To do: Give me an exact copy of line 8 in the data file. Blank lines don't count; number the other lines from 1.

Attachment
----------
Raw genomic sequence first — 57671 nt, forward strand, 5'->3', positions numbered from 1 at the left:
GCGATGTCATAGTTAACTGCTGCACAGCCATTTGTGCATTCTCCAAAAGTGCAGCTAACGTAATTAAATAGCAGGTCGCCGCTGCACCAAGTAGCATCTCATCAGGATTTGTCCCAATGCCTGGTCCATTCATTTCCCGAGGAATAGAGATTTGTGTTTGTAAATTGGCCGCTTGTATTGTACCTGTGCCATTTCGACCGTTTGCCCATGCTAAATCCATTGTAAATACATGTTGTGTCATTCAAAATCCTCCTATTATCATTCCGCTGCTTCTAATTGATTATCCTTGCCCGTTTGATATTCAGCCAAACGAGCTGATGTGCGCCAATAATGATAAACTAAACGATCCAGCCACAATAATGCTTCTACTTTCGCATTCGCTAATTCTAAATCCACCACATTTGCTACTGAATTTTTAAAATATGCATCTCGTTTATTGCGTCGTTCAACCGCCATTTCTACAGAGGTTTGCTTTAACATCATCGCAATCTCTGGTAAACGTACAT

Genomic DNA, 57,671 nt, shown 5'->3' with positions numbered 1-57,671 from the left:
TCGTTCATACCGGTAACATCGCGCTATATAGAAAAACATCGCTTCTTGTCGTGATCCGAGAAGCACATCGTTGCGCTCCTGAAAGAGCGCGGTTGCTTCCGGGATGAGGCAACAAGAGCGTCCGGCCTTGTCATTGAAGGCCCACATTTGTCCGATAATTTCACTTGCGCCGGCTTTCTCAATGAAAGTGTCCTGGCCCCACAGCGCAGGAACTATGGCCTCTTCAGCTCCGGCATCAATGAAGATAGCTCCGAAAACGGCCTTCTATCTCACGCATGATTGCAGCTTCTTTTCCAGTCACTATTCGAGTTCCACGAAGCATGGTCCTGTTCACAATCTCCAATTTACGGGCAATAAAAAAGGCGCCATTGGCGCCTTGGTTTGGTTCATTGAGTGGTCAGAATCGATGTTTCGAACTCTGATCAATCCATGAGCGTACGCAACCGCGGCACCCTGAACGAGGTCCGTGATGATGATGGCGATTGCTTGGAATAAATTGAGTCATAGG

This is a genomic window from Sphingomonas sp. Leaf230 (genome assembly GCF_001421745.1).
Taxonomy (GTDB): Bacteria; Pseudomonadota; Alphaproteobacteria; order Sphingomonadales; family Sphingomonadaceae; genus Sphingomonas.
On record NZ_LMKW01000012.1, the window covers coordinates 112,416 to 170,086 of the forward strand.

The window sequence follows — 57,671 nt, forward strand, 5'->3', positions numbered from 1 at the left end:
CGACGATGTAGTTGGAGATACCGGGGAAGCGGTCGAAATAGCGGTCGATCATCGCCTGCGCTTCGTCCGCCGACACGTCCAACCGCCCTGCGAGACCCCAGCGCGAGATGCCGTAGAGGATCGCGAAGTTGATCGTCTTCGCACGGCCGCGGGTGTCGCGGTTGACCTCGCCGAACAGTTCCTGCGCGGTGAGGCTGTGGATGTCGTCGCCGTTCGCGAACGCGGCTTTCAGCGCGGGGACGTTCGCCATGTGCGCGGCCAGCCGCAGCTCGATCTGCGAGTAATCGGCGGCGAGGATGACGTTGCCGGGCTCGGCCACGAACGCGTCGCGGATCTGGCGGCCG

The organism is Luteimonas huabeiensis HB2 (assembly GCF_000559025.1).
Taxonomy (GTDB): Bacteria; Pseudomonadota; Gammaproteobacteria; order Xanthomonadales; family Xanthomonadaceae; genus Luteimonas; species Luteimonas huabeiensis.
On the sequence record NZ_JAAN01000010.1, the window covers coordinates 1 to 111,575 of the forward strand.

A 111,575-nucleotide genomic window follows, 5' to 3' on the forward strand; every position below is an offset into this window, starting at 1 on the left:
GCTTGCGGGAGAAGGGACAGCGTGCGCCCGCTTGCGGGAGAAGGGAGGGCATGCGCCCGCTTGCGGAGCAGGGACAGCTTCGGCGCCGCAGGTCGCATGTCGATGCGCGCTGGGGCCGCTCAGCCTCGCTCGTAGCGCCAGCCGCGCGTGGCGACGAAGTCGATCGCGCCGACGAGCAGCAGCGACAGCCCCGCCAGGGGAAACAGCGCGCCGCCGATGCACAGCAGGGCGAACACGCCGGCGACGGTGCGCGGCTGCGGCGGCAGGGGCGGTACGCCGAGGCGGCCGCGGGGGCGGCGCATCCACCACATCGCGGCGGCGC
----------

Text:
The window sequence follows — 57,671 nt, forward strand, 5'->3', positions numbered from 1 at the left end: